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Partnering with Yakama Tribal Leaders to Improve Native Education In ESD 105

Henry Strom holding flag
Jose Cervantes

Earlier this month more than 80 district and tribal leaders met at Heritage University for the first Tribal Convening of the 2022-23 school year. Together, they shared insight on Since Time Immemorial, land acknowledgements and ways our districts can continue to support the awareness of the history of our local tribes and the futures of our Native students.


This partnership between tribal leaders and our public school districts is just one of the unique ways districts in our region are supporting awareness of our local Native culture and embarking on enhanced learning opportunities for Native students.


  • Earlier this school year Ellensburg School District made history when it became the first district in Washington State to name a school after a local Indigenous female leader, Ida Nason Aronica, the granddaughter of Chief Owhi, who was significant in shaping the history of the Kittitas Valley. In cooperation with the Kittitas County Museum, many items from the Ida Nason Aronica family collection were on display for the dedication of the Ida Nason Aronica Elementary School, including baskets, beadwork and photographs. Among the items on display was the beaded dress Ida’s mother wore when her father, Chief Owhi, signed the Treaty of 1855.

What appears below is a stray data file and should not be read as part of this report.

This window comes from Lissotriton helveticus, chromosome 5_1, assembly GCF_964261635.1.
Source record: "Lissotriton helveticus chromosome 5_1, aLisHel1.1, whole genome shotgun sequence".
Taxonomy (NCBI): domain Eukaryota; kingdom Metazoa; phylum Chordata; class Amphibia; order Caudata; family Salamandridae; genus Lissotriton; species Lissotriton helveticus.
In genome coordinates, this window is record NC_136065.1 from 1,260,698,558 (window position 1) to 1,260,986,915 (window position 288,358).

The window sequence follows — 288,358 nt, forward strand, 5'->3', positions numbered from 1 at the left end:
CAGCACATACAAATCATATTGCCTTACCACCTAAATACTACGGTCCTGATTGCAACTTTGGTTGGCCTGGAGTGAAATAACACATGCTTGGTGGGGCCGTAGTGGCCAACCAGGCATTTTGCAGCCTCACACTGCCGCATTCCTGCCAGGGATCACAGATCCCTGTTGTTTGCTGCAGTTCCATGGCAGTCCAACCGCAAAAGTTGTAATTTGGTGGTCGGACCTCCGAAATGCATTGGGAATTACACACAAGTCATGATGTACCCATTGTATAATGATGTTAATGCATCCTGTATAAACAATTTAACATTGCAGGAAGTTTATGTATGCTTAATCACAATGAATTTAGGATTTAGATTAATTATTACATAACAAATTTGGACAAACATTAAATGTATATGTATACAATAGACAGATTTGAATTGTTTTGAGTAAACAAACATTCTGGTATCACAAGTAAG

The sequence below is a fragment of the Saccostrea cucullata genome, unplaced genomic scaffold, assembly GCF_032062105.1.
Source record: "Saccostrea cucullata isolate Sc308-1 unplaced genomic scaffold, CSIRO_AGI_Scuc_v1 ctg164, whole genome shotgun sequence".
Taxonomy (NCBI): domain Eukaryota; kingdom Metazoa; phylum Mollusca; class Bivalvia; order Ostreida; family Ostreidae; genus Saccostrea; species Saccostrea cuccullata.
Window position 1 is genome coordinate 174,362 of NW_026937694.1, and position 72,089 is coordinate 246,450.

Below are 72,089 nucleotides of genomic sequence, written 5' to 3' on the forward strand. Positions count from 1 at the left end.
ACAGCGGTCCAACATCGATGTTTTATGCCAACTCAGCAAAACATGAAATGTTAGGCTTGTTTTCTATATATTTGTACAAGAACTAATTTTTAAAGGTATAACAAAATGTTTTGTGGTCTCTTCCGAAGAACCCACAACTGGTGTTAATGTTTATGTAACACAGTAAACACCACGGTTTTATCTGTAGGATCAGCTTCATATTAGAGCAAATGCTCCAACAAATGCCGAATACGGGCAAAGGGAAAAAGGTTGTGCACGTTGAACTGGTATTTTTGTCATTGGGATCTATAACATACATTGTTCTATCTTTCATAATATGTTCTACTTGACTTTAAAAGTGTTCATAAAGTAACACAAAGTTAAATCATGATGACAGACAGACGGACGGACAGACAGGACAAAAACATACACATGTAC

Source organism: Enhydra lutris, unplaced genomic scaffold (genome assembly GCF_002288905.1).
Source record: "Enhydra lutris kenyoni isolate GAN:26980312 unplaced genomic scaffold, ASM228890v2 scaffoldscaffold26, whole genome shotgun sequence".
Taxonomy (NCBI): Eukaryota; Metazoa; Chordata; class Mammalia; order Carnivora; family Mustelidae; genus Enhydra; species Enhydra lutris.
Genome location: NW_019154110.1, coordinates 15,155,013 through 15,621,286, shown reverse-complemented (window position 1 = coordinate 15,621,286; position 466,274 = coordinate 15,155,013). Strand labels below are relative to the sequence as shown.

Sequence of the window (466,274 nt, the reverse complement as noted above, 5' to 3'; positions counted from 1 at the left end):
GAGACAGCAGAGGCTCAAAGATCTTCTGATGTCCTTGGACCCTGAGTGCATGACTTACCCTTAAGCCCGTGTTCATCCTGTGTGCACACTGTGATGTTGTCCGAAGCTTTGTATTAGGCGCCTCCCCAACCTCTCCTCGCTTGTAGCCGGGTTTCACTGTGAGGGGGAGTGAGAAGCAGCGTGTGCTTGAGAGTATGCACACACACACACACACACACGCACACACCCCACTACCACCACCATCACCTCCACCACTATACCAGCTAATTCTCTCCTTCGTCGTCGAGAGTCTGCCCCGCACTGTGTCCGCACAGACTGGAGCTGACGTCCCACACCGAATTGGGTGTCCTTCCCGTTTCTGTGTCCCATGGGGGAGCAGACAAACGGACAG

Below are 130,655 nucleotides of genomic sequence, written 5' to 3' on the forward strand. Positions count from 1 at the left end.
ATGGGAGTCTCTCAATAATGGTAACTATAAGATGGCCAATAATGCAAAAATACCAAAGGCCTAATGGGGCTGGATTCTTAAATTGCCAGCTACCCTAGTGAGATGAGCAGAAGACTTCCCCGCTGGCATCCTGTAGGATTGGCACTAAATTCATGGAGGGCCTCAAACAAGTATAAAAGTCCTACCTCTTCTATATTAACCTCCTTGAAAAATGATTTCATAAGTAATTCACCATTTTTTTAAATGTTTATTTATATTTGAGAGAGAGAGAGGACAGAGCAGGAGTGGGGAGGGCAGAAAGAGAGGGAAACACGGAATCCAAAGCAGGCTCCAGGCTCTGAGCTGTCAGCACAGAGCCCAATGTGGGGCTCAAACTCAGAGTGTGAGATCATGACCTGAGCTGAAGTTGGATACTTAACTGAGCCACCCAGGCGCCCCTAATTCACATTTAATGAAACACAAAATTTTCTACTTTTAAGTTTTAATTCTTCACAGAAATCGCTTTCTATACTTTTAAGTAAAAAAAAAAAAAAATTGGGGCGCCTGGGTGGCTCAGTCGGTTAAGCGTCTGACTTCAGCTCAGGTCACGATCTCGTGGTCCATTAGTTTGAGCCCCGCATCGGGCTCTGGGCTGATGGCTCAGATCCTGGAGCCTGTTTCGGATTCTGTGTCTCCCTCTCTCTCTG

• In Wapato School District, students can earn the Seal of Biliteracy in several languages, including the Yakama Ichishkin language. In fact, the Class of 2021 had four graduates earn this distinction, marking the first time in Washington State history that students earned the Washington State Seal of Biliteracy in a Native, Tribal or Indigenous language.
  • In Yakima School District, the Yakama Tribal flag flies proudly beside the Washington State and United States flags at the central office, paying respect to people and the land that its schools reside on. 


We are excited to continue to watch this partnership evolve in the future and to be able to share more ways our districts are engaging in this essential work.